Kyoshi's Technique of the Week
September 18th 2000 

The Lower Body Powers The Technique

Shorin-ryu is a natural style. It is efficient. It uses the large lower body 
muscles to supply the power regardless of whether the technique is a lower or upper body technique.

To illustrate how this works, let's look at the sports that utilize a power 
technique of the upper body. It is how a baseball batter hits the ball for 
power. It is how a golfer drives the ball off the tee. It is how a basketball player shoots a three point shot. It is how virtually all athletes use their lower body to power an upper body technique.

To further illustrate the action, let's contrast it to an opposite example 
where the lower body purposely remains static during an upper body action. This is how a body builder lifts weights. (And, pointedly, how a power lifter does not lift weights.) 

When a body builder does an exercise, he isolates the 
muscle being targeted. He locks his knees to do a standing bicep curl so that the bicep and only the bicep works. How much easier would it be if he flexed his knees before the lift and then straightened them to throw the weight upward for the curl? The weight would move much faster and he could do a lot more "curls" doing it that way than if he isolated the biceps by locking his knees, because the large quadriceps would be doing the exercise rather than the small biceps. But that wouldn't build his bicep muscle which is what the body builder is trying to accomplish. He wants to do the exercise as inefficiently as possible in order to build the individual muscles.

But that's not what we're trying to accomplish in a block or punch. We're trying to visit the maximum power possible to the target of that specific arm technique. To punch as powerfully as we can or to block as powerfully as we can. 

Further, since Newton's Second Law of Motion states that net force is equal to mass times acceleration, we want to get as much body mass behind the technique as we can while remaining balanced. That requires moving our entire body in the technique rather than just pushing out the punch, for instance, with the triceps.

When first learning to use the lower body efficiently you probably will want to make the motion of the hip fairly large so that the upper body has a sufficient interval of time to be affected by the motion of the lower body. Exaggerate it a little if you wish to feel the upper body be "thrown" by the legs and midsection. 

Once you've learned to power the upper body by the motion of the lower body, you should begin to cut back on the degree of lower body motion. Make it more graceful, more fluid. Think of a Mark McGwire homerun or a Tiger Woods tee shot or a Michael Jordan jumper.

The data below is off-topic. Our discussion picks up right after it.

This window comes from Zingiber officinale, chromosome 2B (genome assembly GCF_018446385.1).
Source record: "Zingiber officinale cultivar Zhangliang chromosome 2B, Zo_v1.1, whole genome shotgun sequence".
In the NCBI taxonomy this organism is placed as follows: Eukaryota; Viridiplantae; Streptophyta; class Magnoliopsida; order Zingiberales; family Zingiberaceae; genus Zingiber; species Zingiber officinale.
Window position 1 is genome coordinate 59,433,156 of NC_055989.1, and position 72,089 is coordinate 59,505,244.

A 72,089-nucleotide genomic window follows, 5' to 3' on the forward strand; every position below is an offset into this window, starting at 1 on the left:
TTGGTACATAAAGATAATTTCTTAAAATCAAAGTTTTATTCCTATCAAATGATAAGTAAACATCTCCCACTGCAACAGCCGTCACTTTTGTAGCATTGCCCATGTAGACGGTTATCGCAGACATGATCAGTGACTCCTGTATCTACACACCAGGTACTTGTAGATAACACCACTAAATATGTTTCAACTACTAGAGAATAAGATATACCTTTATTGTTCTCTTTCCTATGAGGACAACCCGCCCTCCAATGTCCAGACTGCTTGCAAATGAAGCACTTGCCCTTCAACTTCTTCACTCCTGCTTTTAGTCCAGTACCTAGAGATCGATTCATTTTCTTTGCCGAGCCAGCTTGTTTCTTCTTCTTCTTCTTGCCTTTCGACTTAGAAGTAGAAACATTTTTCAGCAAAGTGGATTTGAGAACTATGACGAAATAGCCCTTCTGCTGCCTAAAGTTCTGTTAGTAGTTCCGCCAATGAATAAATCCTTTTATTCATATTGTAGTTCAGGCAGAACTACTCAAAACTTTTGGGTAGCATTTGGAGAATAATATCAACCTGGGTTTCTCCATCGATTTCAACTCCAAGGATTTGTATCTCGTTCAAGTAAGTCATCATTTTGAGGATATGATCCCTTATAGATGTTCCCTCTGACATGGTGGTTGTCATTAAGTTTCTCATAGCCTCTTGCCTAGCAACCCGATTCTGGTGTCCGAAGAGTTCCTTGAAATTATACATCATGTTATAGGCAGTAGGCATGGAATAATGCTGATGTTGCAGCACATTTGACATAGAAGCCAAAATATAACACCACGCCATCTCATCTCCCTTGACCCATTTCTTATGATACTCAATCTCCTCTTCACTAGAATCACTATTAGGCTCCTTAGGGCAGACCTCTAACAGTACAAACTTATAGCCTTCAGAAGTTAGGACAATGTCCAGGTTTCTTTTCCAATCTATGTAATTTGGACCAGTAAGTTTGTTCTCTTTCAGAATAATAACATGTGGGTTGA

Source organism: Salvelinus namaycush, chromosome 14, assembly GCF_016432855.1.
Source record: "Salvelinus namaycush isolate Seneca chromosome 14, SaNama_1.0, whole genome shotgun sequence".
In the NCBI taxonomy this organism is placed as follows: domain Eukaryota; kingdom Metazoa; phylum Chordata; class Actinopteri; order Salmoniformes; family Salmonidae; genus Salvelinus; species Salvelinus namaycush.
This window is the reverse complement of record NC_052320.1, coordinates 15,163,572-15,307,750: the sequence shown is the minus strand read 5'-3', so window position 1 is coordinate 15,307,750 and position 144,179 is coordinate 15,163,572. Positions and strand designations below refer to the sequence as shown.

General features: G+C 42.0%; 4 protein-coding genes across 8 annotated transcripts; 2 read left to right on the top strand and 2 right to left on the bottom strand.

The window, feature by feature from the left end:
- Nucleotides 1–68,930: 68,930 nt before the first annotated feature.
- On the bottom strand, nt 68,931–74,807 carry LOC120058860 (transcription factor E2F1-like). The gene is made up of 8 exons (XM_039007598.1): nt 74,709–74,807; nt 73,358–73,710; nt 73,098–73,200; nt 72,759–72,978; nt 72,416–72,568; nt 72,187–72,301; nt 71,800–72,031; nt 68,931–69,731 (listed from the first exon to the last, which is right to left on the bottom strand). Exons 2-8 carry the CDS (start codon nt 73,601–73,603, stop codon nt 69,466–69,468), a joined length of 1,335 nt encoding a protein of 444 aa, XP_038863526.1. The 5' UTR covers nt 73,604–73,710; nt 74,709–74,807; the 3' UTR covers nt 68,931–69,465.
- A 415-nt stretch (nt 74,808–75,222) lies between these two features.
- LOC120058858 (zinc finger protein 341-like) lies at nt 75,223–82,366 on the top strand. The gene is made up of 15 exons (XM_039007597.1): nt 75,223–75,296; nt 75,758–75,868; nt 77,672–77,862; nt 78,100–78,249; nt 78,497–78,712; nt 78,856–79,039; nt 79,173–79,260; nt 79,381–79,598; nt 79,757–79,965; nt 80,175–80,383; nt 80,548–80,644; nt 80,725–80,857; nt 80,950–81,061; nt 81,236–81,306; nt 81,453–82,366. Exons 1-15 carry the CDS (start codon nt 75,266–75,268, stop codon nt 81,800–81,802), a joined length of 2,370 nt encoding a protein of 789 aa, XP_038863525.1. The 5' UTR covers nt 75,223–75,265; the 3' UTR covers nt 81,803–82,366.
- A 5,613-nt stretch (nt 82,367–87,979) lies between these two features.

Without a slow motion playback of their shot you'd probably never notice that their legs and hips moved before their hands. You'd only notice the result.

Domo arigato gozaimasu,
David Baker,
Midtown Karate Dojo

ROBERT SCAGLIONE, Kyoshi, began his karate training 30 years ago in 1967. This is his 25th anniversary as a Blackbelt under Grand Master Ansei Ueshiro-Hanshi of the Shorin-Ryu Karate U.S.A. system. Kyoshi Scaglione is the Chief Administrator of the original style in the United States. He has traveled with Hanshi throughout the U.S.A. and as his representative worldwide.  Born in Brooklyn, New York in 1938, Kyoshi served in the U.S. Navy and in 1961 became a NYC Police Officer. He voluntarily worked exclusively in high crime/ high hazard areas during his entire 20 year tenure with the NYPD. He served in many assignments in all five boroughs of New York City including uniformed street cop, undercover officer and as a Detective in the elite Special Investigating Unit featured in the film "The French Connection." He led the NYPD in felony arrests many times and has numerous awards, citations and letters of commendation from Police Department officials, Federal Agencies, District Attorneys, Grand jurors and the civilian community. He retired from police service in 1981 in order to devote himself full time to the art of karate.

Kyoshi began his karate training in the NYPD. He continued his training under Sensei Terry Maccarrone-Shihan of the Hegashi Karate Dojo on Long Island, New York. He was Senior Instructor at the St. James Dojo for five years. Hanshi Ueshiro, wanting a dojo in Manhattan, asked Kyoshi to open a dojo in New York City. He founded the NYC dojo in 1977, which became the headquarters of Shorin-Ryu Karate USA several years later. After ten years, in 1987, Kyoshi relocated to Merritt Island, Florida and founded the Okinawan Karate Dojo leaving his senior student David Baker, San Dan to continue operation of the NYC dojo.

Over 125 students began their training directly under Kyoshi Scaglione and have attained blackbelt level. He continues to work closely with all his blackbelts, including the ten who have opened dojo on the mainland US, Hawaii, and in Israel. Among his students are many professionals, doctors, lawyers, military officers, police officers, business executives, artists, writers, housewives, students and children.

Kyoshi is the co-author with artist Bill Cummins, Ni Dan of "The Shorin-Ryu Karate Question and Answer Book" and has written another entitled "Building Warrior Spirit." His student David Seeger, Yon Dan, an Emmy Award winner, has produced several karate videos with Kyoshi. Kyoshi is the Editor-at-large of this 30th Anniversary journal. He has written and assisted his students in writing newspaper and magazine articles, film scripts on varied subjects, novels, and stage plays. He has appeared on national T.V. and radio, in stage productions, and at Universities and schools giving karate demonstrations and lectures on self-defense and assault prevention.  Kyoshi's four sons, Sal, Robert Jr., Dion, and Shane are all Ni Dan blackbelts.